Living with my summer family, I had first-hand experience with the interconnections of personal health, the environment, and policy. Prior to this, I had read about the environmental dangers of strip mining, seen scars on the mountainsides, and the ugly, cupcake-like, mountain-tops left behind. Although we could not see any strip-mining from our usual routes around Robbins, Tenn., my summer family’s tap water smelled like sulfur and didn’t taste great. The sulfur smell and poor taste was a consequence of strip-mining that created abnormal erosion and atypical water run-off. This run-off entered streams, mixed with other elements, caused sulfuric acid, and contaminated local families’ water sources. Because my summer family would not drink water from their tap, prior to each meal, one of the youngest would take orders for pop and run up the road to a small, weathered building. They would return from the store with cold, bottled drinks for the meal.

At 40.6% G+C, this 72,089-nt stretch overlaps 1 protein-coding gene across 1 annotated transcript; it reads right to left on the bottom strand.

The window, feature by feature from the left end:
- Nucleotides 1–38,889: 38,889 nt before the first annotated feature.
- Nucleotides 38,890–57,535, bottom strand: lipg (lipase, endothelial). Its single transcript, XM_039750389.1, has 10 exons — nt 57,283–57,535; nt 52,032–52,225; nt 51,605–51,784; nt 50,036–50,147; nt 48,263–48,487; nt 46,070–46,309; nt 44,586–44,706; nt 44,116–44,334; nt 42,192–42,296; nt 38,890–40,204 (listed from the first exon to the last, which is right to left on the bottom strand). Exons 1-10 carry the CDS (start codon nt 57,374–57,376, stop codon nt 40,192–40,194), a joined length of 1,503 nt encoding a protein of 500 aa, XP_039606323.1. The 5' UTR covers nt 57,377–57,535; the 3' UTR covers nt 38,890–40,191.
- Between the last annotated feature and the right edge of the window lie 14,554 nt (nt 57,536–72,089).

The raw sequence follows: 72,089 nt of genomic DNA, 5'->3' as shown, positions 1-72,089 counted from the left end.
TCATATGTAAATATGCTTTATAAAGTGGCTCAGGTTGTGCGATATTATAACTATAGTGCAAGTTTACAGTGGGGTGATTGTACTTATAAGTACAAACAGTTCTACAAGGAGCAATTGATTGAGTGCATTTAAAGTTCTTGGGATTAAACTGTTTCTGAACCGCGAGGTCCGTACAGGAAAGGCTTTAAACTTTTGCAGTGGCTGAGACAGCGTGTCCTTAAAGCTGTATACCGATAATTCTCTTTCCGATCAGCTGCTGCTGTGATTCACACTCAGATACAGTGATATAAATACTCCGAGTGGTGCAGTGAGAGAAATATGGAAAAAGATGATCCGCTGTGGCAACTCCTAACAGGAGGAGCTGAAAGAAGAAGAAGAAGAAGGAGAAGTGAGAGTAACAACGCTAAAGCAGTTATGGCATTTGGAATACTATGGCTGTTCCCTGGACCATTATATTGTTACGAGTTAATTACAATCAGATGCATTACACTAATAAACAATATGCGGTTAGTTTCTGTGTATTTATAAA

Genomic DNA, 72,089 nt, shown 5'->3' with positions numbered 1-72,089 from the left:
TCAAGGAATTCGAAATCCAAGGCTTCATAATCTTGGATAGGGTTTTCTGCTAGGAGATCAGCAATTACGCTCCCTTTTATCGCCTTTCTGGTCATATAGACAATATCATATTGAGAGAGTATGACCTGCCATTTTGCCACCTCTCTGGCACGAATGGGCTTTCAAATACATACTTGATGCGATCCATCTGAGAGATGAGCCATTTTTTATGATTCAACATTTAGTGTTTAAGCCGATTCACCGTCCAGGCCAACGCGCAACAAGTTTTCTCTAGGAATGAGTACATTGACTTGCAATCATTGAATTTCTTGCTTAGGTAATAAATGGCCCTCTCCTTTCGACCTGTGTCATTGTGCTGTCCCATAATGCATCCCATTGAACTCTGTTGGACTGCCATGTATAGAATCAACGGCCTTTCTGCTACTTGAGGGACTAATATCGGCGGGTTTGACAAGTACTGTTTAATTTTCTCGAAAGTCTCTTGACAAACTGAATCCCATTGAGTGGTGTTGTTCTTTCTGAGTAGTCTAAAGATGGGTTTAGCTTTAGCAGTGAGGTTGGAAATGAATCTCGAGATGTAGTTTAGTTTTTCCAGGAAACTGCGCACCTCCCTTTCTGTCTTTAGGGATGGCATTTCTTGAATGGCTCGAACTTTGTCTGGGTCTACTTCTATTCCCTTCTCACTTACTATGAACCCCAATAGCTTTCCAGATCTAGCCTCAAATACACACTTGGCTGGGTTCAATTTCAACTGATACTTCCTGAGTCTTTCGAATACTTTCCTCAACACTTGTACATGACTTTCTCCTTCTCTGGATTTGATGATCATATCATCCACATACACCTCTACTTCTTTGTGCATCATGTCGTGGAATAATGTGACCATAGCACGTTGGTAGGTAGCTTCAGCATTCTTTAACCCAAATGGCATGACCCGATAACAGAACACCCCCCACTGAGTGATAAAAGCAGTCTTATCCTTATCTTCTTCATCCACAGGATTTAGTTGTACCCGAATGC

This set of experiences provided me with an embodied understanding of the interconnectedness of the land, water, mining, and economic policies. These experiences explained the high rates of dental caries we had seen when screening children. Because of the degree of dental caries, some Appalachian girls asked for dentures as a high school graduation present!

I recall that Bill Dow challenged us in an evening discussion, about ’74. He asked, “Why doesn’t the U.S. have universal health care?” What a sensible idea! Yet, to this day, this challenge remains…I learned by experiences with the SHC that many barriers to good health care – such as affordability, accessibility, and acceptability — are consequences of policy decisions based on economic issues, rather than the social good. Yet, some people in government and health care often have falsely and unfairly attributed poor health only to individual level factors, such as people’s behaviors.